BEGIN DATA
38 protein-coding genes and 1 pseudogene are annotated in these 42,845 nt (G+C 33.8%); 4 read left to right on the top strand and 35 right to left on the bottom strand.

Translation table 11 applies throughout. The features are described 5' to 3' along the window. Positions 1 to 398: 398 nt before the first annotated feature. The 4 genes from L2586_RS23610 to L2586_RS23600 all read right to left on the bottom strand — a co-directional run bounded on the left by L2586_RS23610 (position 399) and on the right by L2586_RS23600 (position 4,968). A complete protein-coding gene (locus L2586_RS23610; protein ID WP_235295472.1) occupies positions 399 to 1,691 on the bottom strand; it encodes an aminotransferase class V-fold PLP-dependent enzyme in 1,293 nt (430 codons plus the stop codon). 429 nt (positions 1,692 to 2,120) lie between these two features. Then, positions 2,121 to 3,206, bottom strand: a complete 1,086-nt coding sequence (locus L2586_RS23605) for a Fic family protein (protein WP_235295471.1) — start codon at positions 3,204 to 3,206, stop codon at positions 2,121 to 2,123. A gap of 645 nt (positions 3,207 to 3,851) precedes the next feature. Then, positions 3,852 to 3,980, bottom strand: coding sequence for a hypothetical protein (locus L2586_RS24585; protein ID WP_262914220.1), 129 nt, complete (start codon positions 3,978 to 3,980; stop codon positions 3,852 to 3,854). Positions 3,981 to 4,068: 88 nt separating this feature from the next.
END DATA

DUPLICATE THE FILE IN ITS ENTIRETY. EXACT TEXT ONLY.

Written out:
38 protein-coding genes and 1 pseudogene are annotated in these 42,845 nt (G+C 33.8%); 4 read left to right on the top strand and 35 right to left on the bottom strand.

Translation table 11 applies throughout. The features are described 5' to 3' along the window. Positions 1 to 398: 398 nt before the first annotated feature. The 4 genes from L2586_RS23610 to L2586_RS23600 all read right to left on the bottom strand — a co-directional run bounded on the left by L2586_RS23610 (position 399) and on the right by L2586_RS23600 (position 4,968). A complete protein-coding gene (locus L2586_RS23610; protein ID WP_235295472.1) occupies positions 399 to 1,691 on the bottom strand; it encodes an aminotransferase class V-fold PLP-dependent enzyme in 1,293 nt (430 codons plus the stop codon). 429 nt (positions 1,692 to 2,120) lie between these two features. Then, positions 2,121 to 3,206, bottom strand: a complete 1,086-nt coding sequence (locus L2586_RS23605) for a Fic family protein (protein WP_235295471.1) — start codon at positions 3,204 to 3,206, stop codon at positions 2,121 to 2,123. A gap of 645 nt (positions 3,207 to 3,851) precedes the next feature. Then, positions 3,852 to 3,980, bottom strand: coding sequence for a hypothetical protein (locus L2586_RS24585; protein ID WP_262914220.1), 129 nt, complete (start codon positions 3,978 to 3,980; stop codon positions 3,852 to 3,854). Positions 3,981 to 4,068: 88 nt separating this feature from the next.